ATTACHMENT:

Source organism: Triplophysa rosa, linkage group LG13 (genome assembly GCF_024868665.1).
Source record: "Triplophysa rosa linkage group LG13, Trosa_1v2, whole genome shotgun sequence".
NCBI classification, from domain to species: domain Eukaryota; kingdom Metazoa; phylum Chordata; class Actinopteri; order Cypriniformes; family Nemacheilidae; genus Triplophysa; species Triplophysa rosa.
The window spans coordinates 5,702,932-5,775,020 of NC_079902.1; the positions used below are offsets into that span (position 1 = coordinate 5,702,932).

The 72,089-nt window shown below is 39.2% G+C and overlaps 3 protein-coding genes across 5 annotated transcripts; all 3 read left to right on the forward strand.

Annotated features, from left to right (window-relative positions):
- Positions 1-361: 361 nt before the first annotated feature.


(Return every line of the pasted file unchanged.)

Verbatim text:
Source organism: Triplophysa rosa, linkage group LG13 (genome assembly GCF_024868665.1).
Source record: "Triplophysa rosa linkage group LG13, Trosa_1v2, whole genome shotgun sequence".
NCBI classification, from domain to species: domain Eukaryota; kingdom Metazoa; phylum Chordata; class Actinopteri; order Cypriniformes; family Nemacheilidae; genus Triplophysa; species Triplophysa rosa.
The window spans coordinates 5,702,932-5,775,020 of NC_079902.1; the positions used below are offsets into that span (position 1 = coordinate 5,702,932).

The 72,089-nt window shown below is 39.2% G+C and overlaps 3 protein-coding genes across 5 annotated transcripts; all 3 read left to right on the forward strand.

Annotated features, from left to right (window-relative positions):
- Positions 1-361: 361 nt before the first annotated feature.